Newspaper Page Text
VOL 4__No. 26 SATURDAY, AUGUST 15, 1942 PRICE 5 CENTS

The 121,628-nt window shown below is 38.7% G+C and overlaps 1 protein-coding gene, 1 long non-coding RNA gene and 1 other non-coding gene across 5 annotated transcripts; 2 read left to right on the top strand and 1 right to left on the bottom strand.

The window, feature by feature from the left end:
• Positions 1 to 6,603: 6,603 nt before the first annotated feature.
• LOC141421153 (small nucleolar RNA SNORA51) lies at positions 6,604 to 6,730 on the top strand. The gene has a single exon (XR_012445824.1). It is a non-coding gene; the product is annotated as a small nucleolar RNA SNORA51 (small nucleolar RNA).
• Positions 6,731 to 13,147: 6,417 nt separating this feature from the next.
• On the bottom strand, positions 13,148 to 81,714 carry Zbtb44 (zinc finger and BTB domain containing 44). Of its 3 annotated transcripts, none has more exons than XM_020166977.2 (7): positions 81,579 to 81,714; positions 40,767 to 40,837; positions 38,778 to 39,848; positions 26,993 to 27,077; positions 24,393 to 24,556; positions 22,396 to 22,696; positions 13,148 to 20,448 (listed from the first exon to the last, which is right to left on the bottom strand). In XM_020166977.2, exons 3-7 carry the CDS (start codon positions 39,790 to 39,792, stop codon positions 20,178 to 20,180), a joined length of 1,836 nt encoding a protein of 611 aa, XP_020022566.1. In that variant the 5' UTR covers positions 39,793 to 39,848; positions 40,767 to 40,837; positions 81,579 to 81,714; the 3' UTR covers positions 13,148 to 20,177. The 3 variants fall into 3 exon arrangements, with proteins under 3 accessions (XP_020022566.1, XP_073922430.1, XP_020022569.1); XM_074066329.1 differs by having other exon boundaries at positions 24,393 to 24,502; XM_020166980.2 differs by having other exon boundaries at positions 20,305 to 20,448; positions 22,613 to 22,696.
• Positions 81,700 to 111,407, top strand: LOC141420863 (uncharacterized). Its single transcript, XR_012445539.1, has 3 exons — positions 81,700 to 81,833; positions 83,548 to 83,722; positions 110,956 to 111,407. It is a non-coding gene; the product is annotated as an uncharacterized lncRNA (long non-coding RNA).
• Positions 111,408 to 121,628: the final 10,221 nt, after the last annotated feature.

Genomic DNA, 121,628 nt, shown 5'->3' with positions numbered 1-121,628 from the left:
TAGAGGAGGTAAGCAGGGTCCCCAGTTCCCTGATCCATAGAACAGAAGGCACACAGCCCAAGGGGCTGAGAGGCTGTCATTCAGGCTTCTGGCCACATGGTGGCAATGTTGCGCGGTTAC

County Board Of Supervisors Vote For School-Site To Be Decided On As a result of an address made before the Kiwanis Club on June 3, 1942, by Mr. H. V. Watkins, Sr., prominent Jackson attorney and civic leader, proposing the establishment of an agricultural school for Negroes in Hinds County, the Hinds County Board of Supervisors closing their monthly session late Friday voted to purchase land at a site to be selected later for such a school. The Negro Agricultural High School will be in charge of the Board of Trustees of the Agricultural High School and Hinds County Junior Col lege at Raymond, which is compos ed of Messrs George McCleftdon, Ray mond; Emmitt Atkinson, Jackson; H. H. Davis Utica; F. M. Graves, Bolton; Floyd Hawkins, Jackson; T. H. Naylor, Jr., County Superintend ent of Schools, Jackson, and H. V. Watkins, President of the Board of Trustees, Jackson. With the establishing of the ag ricultural high school for Negroes Hinds County will be giving the Ne groes in the county the advantage of educational opportunities and will be helping to prepare them to become better citizens. Pointing out the need for such an institution in Hinds County, Mr. Wat kins gave fi /ures to show that the Negroes Wv. . paying their share of the taxes, yet were not receiving full benefit from them in the form of educational facilities. He suggest ed that the people of Hinds County establish in the county a small ag ricultural high school which would teach, along with a regular high school course, vocational agriculture and various types of shop work and home economics. In response to this address the Ki wanis Club named a committee com posed of Mr. Isadore Dreyfus, Dr. G. T. Gillespie and Mr. T. M. Hed erman, Sr. to investigate the matter. This committee, along with Mr. Wat kins, appeared before the Hinds County School Board and the Board of Supervisors on June 4 for a dis cussion of the matter. At this time the County Board of Supervisors paassed a resolution for the establishment of the school. The County School Board then set up a curricula and appointed a com mittee to select and layout 200 acres of land for the location and con struction of the agricultural high school for Negroes. Navy Training ^,UUU Negroes At newly Named Camp The special unit at the Great Lakes Naval Training Station at Great Lakes, Illinois, now being used to train approximately 2,000 Negro re cruits is now designated “Camp Rob ert Smalls.” The camp is named after Robert Smalls, a Negro who served with great distinction in the U. S. Navy in the Civil War. As a pilot on the Confederate transport, Planter, on May 13, 1862 Smalls ran her out of Charleston Harbor and delivered her to a Un ion squadron. He was appointed a pi lot in the U. S. Navy and served in the U. S. S. Keokuk. He was pro moted to Captain for gallant and meritorius conduct December 1, 1863. and placed in command of the Plant er. He served this ship until she was put out of commission in 1866. The first recruits arrived at Camp Robert Smalls during the week end ing June 6, and the number has in creased weekly since that time Qualified recruits will shortly be senl to vocational schools established bj the Navy for the training of electric ians, machinists, carpenters, metal smiths, shipfitters, quartermaster* and yeomen. Laundry Employees Treated With Surprise Watermelon Party The Crescent Laundry employees both white and colored were treate< Saturday evening with a surprja watermelon party on the back lawi of the Laundry, Saturday, August 8 This affair came as a surprise U Chappie Resigns As Editor of Mississippian Announcement was made last week by Dr. L. DeLaine, chairman of the board of directors of the Mississippi Voice Co., of the resignation of Le vye Chappie as managing editor of Mississippiana. Mr. Chapel, who has served as Manager-Editor, since its establish ment, stated to the board in offer ing his resignation, that because of the necessity of his having to travel so much in the interest of the Mis sissippi Independent Beauticians As sociation of which he is Public Re lations counsellor, it was impossible for him to give the proper attention to the paper as Managing Editor. Mr. F. H. Miller, widely known fraternal, religious and civic leader has accepted the position of Editor of the paper. Mr. Miller is a long resident of the Delta and one of .he best known men in the state. He lives in Mound Bayou and his host of friends wish for him the greatest success in his new under taking. . Stevens Inn Located At Skating Rink Temporarily The Stevens of the Stevens’ Barbe cue and Chicken Inn, located on the Pocahontas Road, wish to announce that while their oroginal Inn is un dergoing repairs and renovation, pre paratory to becoming the largest and most beautiful place of its kind in the entire South, they are continuing their business in the Skating Rink and are prepared to give the same courteous service and serve the same J delicious food for which their estab lishment is popular. Because of the spaciousness of the Skating Rink, space has been re served for dancing and dance and mu sic lovers are- invited to come out to the temporary Steven’s Inn and en joy themselves, there will be plenty of free music—an additional number of fans have been installed to insure the customers of the same cool and comfortable atmosphere of the regu lar Inn. No need to worry where to go for dining and dancing—just come out to Steven’s Barbecue and Chicken Inn, in its temporary location, the Skat ing Rink. If you have tire shortage, catch a 5c bus and the short walk to Steven’s place will only get you in the mood for an evening of pleasure. A <vn n/1 11 Ugi XU Coast Guard Duty Three hundred Negro Coast Guard recruits have been assigned to act ive duty at sea and at various Coast Guard stations following completion of a required 4 weeks training course, the U. S. Coast Guard announced here this week. At the same time, the Coast Guard revealed that an additional 150 Negro recruits are now receiving in structions and will be assigned to active duty in the near future. The recruits are receiving instruction in seamanship, signaling, knot tieing, life saving and small boat handling. The announcement here followed observance of the 152nd anniversary of the U. S. Coast Guard Wednes day. In a radio address on that oc casion Admiral L. T. Chalker, U. S. Navy, declared: “Today the Coast Guard is engaged in the greatest task in all its history. We have join i ed forces with the Navy and the Ma rine Corps in a mighty struggle to crush America’s enemies.” the employees and was enjoyed very much. Every person present had as much ice cold melon as he or she could eat. This is just one of the many af , fairs that are given by the manage [ metft of the Crescent Laundry for » the employees, throughout the year, t Mr. Felts is general manager and . Mr. Wright Supt. dry cleaning de ». pertinent. I I Miss Ernestine Harris, daugh ter of Mr. and Mrs. Daniel Harris of High Street and a member of Pearl Street A. M. E. Church, was . a delegate to the West Jackson Dis trict Sunday School and League Con vention and Young Peoples Congress held at Benton, Miss., Augus 5-6-7, representing Pearl Street Sunday School and League. Miss Harris was assistant to the Secretary of the convention and was made president of the Youth Con gress in this meeting. The Young People had a Sun shine Band Contest, giving a prize of $1.00 to the person rasing the highest amount over fifty cents. Miss Harris won the prize. In the Oratorical contest, offering $3.00 for first prize, and $2.00 second prize, Miss Harris won first prize, ,her sub ject being, The Defense Of Our Coun try, and was very well planned and enjoyed by everyone who heard it. Miss Harris is a Senior at Lanier High School and a member of t' ^ Writers Club. Being president of the youth congress, she is eligible to be elected as a delegate to the youth conference to be held at Little Rock, Arkansas, in July, 1943. The election will be held at Laurel in September. Extends Business Activities Mr. Joe Catchtngs, popular man about town and owner of the Blue Flame East Jackson’s swankiest club and Joe Lovie’s Place, the brightest spot in Canton, Miss., has announced the extending of his busi ness activities to include the beautiful new modern Traveler’s Home and the Home’s Ice Cream Parlor, both of the new establishments being located on the Fannin Road, East Jackson, Miss., on the opposite side of the road from the Blue Flame. Having but one desire, to please and satisfy every patron, Mr. Catch ings has spared no expense in the furnishing and equipping of these new businesses. The Traveler’s Home, with its home like atmosphere, beautifully decorat ed rooms, clean and comfortable beds, is truly a place to delight the weary tiaveler and give him a chance to re lax from the cares of the world. The Home’s Ice Cream Parlor is an ideal meeting place for the yuong t*j* set to go and be refreshed in sur roundings that are entertaining and wholesome. All of the Catching’s establish ments are noted for their excellent service, Mr. Catchings being assisted in the management of his businesses by his charming wife and sister. On the Front attacked enemy installations m the | southeast part of the Solomon Islands ±niS ween in £orce and attacks are contin The Navy announced “United uing.” Later the Navy said “con states Naval and other forces have siderable enemy resistance has been Doughboys Go 100% For Bond Pledge FORT BENNING, GA.—Every Negro soldier of the Special Service Detach ment of the Academic Regiment of the Fort Binning Infantry School has sub scribed to the United States Army War Bond drive. The photograph shows Staff Sergeant John Brown, of Charleston, S. C., sign ing his pledge while his commanding officer, Lt. Robert V. Jacobs, looks on. Sergeants James Williams, of Birmingham, Ala., and Illie Frederick, of Lafay ette, Ala., are awaiting their turn to sign on the dotted line. The 79 soldiers of this special detachment have subscribed to 92,500 worth of War Bonds, every man signing up for it least one Wag Bpfld, % A. K. A. Health Clinic Is Opened In Mississipi Tougaloo College Gears Curriculum To Meet New Needs As a result of continuous stuc.y, Tougaloo College has adopted the Junior and Senior Division organiza tion. The Freshman and Sophomore years are included in the Junior Di vision, and the Junior and Senior years in the Senior Division. General education will be the main objective of the Junior Division. In the Senior Division the students will have a greater opportunity than hithertofore to concentrate in their field of interest. Beginning with this year, 1942-43, survey courses will be emphasized in the Freshman year. All Freshman will be required to take a course in General Home making and one in Personal Hygiene. Work in Secretarial Training—short hand, typewriting, and secretarial practice—will also be introduced. This work will be of much practical value to those students who are un able to enter the Senior Division of the college. The program of Tougaloo calls for the contiguous study of ways and means of auapting its curriculum and organization to meet the needs of its constituency and present day conditions. I Jay McShann Orchestra To Play For Benefit Dance For Fair According to the Stamp Brothers, Jay McShann and His “CONFESSING ! THE BLUES,, ORCHESTRA will S play a Benefit Dance at the Rankin j Auditorium, Monday, August 17, 9:30 | until. This famous attraction is coming to Jackson direct from the Savoy Ballroom, N. Y., Recording and Ra dio Artsts, Jacksonians will be able to get daily announcements concern-' ing them by tuning in over WSLI. j Special bus service arranged to Auditorium from corner Hamilton and Fairsh Streets. The dance will be sponsored by Food-for-Victory Fair Committee, B. F. Brooks, Director Public Rela tions. Admission, advance 99; at door $1.20, tax included. Special reserved seats for white spectators. All the proceeds from the door re ceipts will be contributed entirely to the Fair Association. Creole Inn To Be One Of Jackson’s Most Popular Places A visit to the Creole Grill, locat ed on Lynch Street in the building near Campbell College campus, attest to the fact that here, without a doubt is the beginning of what will soon be one of Jackson’s most popular eat ing places. The Creole Grill, operated by Mr. and Mrs. Hamilton, former residents of Jackson, who have for a number of years lived in New Orleans, is scheduled to carry a complete Creole menu and lovers of the delicious dishes, famous in the Crescent Ctiy, are expected to find the Grill just the place they’ve been looking for. Watch this paper for more details concerning the Grill. encountered and it is still too early to announce results or to estimate either our own or enemy losses.” Gen. MacArthur’s headquarters in Australia reported August 10 that Allied planes from Australia were maintaining a 24-hour-a-day offen sive over the entire invasion zone in support of the attack against the Solomon Islands. The Navy also re ported U. S. Naval forces “bombard ed enemy ships and shore establish ments at Kiska” in the Aleutians, si multaneously with the beginning of the attack on the Solomon Islands. (Continued on back page) Jackson, miss. — Health workers, physicians, nurses, dentists, nutrition ists, social workers and school teach ers from various parts of the United States last month opened in Holmes County, Mississippi, the 8th annual helath clinic, sponsored by Alpha Kappa sorority. The general public, both white and colored, is watching the health pro ject with even greater interest than in former years, due to its bi-racial aspect. The staff is assisted by Dr. D. Minter, resident physician of the Delta co-operative; Mrs. L. Cox, resi dence nurse, of • Providence co-opera tive; Sam Franklin, Jr., resident manager of Providence, and Mr. Cox bookkeeper of Delta and Providence farms. These workers are white and, with Dr. Sherwood Eddy, have been largely responsible for the suc cess of the first co-operative in Am erica where Negro and white share croppers participate. The medical clininc this year is conductedd by Dr. Edna Griffin of Pasadena, Calif. Dr. Griffin, a mem ber of Alpha Gamma Omega chapter of the sorority, has offices and a large practice in Pasadena and Los Angeles; is active in civic, relig ious and social circles, and is widely known for her active work with the | NAACP. She is president of the Pasadena branch. One of the most popular sought af ter services of the clinic is the dental department being conducted by Dr. James H. Bell of Canton, Miss. In a population of over 40,000 in Holmes county, 70 per cent of whom are Ne groes, there is no Negro physician or dentist. There is one whife dentist in the entire county, whose practice does not allow him much time for Negro patients. Both Dr. Creorge Lane of Greenwood, assisting in the medical department and Dr. J. H. Bell of Canton, dentist for the clin ic, are graduates of Meharry Medi j cal College. The clinic is under the general di rection of the founder, Miss Ida L. Jackson, Oakland, California, who is a former national basileus and mem ber of Alpha Nu Omega chapter, a native of Mississippi and graduate of the University of California and Columbia University. She is a teach er in the junior high schools of Oak land. Black & White Store Displays Fall Styles Because the management of the Black and White Store realizes that in these days of priorities, many of the things that are now plentiful will be hard to get a few months from now, and they have wisely stocked up every department of their store with fall and winter clothes for the entire family. And the wise housewife will buy now and save. If she does not have all the cash with which to outfit the entire family, she can use the Black & White Store’s convenient Lay-Away-Plan. Go in and see this store’s back-to* school values for both boys and girls—sturdy shoes, for school and dress wear—hosiery. For the girl: Jerkin suits, skirts, sweaters, wool and plaid dresses— cotton and rayon undies — coats, suits. For the Boy:: Shirts, Sweaters, Ties, Socks, Pants and smart looking suits. For Milady:: Fail and winter Coats and Dresses that will give guaranteed savings, and styles that will be enjoyed for years. The thrifty housewife will visit the piece goods department and buy val ues in material to make dresses for herself and her daughters. For Men: One of the greatest val ues in the store are the wool and leather jackets—just the thing for the civilian who will be spending much of his time doing defense work out-of-doors. Use the Lay - Away - Plan for Blankets and new fall styles in cur tains and draperies. Go the Black & White Store to day and see their many Fall and Winter values.